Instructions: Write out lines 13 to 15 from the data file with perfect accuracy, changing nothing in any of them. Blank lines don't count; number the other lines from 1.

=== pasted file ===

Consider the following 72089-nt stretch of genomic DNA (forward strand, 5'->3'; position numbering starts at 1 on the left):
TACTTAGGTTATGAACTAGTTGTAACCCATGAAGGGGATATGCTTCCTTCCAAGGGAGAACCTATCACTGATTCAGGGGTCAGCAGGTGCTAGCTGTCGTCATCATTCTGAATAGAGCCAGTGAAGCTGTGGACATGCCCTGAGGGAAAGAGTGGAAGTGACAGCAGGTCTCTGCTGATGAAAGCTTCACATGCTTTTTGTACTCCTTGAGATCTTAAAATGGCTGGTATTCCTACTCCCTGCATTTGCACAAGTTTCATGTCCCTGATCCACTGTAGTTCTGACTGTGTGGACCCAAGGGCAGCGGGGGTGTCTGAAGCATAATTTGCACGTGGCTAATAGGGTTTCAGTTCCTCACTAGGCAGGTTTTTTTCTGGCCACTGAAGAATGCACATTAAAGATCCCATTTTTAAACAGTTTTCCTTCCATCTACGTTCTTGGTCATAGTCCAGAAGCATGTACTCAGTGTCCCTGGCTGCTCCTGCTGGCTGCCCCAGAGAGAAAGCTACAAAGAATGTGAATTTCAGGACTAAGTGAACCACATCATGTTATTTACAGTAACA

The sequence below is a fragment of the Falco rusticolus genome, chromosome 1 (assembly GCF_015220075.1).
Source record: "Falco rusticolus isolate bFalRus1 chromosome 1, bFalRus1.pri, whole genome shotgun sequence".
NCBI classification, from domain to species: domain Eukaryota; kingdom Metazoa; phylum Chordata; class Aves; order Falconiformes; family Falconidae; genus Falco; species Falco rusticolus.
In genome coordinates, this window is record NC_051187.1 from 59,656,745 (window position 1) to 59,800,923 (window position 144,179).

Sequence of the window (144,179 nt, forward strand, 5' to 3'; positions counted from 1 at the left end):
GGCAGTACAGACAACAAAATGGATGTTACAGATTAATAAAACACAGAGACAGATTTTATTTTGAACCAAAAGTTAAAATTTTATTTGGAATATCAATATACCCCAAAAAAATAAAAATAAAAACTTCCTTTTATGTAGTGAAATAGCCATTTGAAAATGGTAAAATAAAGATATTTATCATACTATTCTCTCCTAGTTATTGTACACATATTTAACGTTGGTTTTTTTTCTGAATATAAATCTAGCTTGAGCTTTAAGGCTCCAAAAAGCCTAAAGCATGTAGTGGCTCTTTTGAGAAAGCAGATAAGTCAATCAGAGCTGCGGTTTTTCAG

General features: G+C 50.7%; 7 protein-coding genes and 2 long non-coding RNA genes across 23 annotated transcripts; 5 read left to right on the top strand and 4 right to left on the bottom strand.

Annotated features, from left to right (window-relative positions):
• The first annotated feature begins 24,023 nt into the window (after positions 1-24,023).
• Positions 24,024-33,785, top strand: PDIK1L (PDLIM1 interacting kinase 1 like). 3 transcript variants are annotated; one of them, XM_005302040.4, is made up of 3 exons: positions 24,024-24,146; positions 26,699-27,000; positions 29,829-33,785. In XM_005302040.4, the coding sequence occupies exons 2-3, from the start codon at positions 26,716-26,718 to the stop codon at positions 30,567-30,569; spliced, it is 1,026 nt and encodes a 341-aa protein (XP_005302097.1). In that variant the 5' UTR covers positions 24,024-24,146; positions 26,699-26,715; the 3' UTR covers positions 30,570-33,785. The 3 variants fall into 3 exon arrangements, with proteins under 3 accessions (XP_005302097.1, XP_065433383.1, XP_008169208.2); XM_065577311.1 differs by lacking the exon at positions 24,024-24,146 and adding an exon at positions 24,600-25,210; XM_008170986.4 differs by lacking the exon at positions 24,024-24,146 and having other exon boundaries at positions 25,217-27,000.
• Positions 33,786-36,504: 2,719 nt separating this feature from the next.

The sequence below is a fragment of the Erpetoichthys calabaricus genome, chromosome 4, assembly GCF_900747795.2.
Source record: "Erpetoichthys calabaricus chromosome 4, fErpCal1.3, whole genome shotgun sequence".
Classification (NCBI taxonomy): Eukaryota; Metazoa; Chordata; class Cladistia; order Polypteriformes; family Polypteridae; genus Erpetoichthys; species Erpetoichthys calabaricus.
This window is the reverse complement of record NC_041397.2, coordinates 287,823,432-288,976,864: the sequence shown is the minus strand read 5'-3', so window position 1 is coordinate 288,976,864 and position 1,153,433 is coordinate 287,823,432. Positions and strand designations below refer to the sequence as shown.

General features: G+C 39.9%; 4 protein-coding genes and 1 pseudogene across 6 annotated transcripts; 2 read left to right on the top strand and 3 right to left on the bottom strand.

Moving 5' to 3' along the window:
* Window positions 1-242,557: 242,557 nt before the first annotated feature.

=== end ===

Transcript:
• Positions 33,786-36,504: 2,719 nt separating this feature from the next.

The sequence below is a fragment of the Erpetoichthys calabaricus genome, chromosome 4, assembly GCF_900747795.2.
Source record: "Erpetoichthys calabaricus chromosome 4, fErpCal1.3, whole genome shotgun sequence".